So many types of meditation. I started out with transcendental meditation simply because I was so anxious when I was diagnosed. I was sort of in a black hole. The doctors were quite mean. I’d been trying to stick to my positive frame of mind, but one of my doctors actually brought a psychologist into one of my meetings just to make sure that I understood that I was going to die. There was no room for my crazy belief or anything, even though the truth is there’ve been so many people who have been healed from beyond even where I’m at now. 

I really believe that no one should ever take that hope away from anybody. But the doctors were adamant to ram home to me that that was what was going to happen. I should abandon any other hope. 

Meditation was what I needed to be able to block out everything. I went to transcendental meditation, and I was astounded at how quickly it was affecting me. I remember bursting into tears in my first session because I could feel that it was working. That became my staple.

I’d do twenty minutes of transcendental meditation twice a day. Then I’d also find myself, in any stressful situation, dropping into my mantra, just at random moments, or even using that for a quick five breaths before I hopped out of the car if I needed a moment. It’s become like my best friend. It’s like a little tool that I can carry around with me that can calm my mind in any situation. I love that. 

Do you feel grappling with your mind is the key to living in this moment?

Yeah. The last couple of weeks, especially, because things have been getting really down to the pointy end here. There’ve been moments where I have just had extreme joy and peace, where I’ve been in the kitchen with a piece of chocolate in my mouth, and it’s been like the most delicious piece of chocolate I’ve ever tasted. In that moment, everything was perfect. Like the right music, the right light coming through the kitchen window. 

The other day in the kitchen it was truly, truly, truly one of the most blissful moments of my whole life: just experienced in that little bit of cake, and that little bit of sunset, and that little bit of the rainbow dancing on my wall. And the temperature was perfect. I couldn’t have asked for anything better. Those ten minutes were perfection. I didn’t think I’d be able to feel these levels of joy among some of the shit that’s been going on lately. But it’s still right there. It’s amazing.

What did you decide to do after the cancer diagnosis?

My initial instinct was to leave Australia and go to Germany to a clinic over there that uses a lot of alternative therapies, like mistletoe therapy. And I’ve heard of a lot of people having lots of success.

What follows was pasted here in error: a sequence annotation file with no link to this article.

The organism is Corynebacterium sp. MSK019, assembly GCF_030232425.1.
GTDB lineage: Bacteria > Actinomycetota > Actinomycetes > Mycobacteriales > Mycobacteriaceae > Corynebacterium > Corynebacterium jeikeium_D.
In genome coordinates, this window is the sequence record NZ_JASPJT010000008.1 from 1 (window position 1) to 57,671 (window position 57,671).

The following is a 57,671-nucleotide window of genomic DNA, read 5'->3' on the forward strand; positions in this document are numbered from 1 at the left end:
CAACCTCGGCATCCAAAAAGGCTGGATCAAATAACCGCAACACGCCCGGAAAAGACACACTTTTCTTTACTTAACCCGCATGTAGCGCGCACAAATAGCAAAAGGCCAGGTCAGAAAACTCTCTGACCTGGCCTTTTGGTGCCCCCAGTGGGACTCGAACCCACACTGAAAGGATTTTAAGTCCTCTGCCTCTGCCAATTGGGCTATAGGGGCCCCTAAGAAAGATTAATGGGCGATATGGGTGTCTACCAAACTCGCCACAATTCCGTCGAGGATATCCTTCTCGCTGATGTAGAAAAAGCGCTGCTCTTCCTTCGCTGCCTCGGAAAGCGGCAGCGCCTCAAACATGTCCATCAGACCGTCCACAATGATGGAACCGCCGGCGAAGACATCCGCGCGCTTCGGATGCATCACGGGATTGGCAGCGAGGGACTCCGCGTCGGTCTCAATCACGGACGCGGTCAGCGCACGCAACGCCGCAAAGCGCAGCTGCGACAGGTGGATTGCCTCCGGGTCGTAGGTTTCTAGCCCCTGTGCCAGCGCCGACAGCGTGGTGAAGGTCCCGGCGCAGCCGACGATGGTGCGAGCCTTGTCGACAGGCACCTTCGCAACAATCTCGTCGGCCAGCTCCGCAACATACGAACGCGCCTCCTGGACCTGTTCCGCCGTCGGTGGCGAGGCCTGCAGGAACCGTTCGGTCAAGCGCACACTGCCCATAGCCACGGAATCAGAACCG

But my doctor told me he didn’t think I’d survive the journey. At this stage, I actually don’t believe that. He was a really grumpy, scared man who didn’t have any faith in anything other than what he has been taught. That’s a lot of what the medical system is like.

So I jumped into his system and ended up having probably about nine months of this most horrendous rash on my face from this treatment. It was like burning my face. The cream he gave me to fix it actually completely exacerbated it. He refused to admit that could possibly be the case and just told me to stick with it. 

After nine months of having this dreadful rash, I basically thought, Fuck this man. I’m over him. I just want to get out of his system. So I ended up going to a clinic in Mexico for treatment. I didn’t have any positive experiences with them medically—none of my tumours shrunk. But while I was there, I did see people who were healing. I left with a completely different frame of mind, which I’m forever grateful for. I came out feeling so empowered and so ready to take on the rest of my life. 

In that case, it was invaluable. But people contact me all the time about whether they should go to the clinic. That’s a very hard thing for me to recommend, based on the $90,000 Australian dollars it cost me to go. I left with the cancer more progressed. 

What changed for you in Mexico?

It was from meeting people. It was from being in a system where people were like: It’s okay. We’re going to look after you. You’ve got this. And even though they didn’t have it, they instilled that positivity in me. This bravery was like: no matter what happens, I’m going to keep on putting my best foot forward. Keep on going. I definitely left there feeling brave and strong.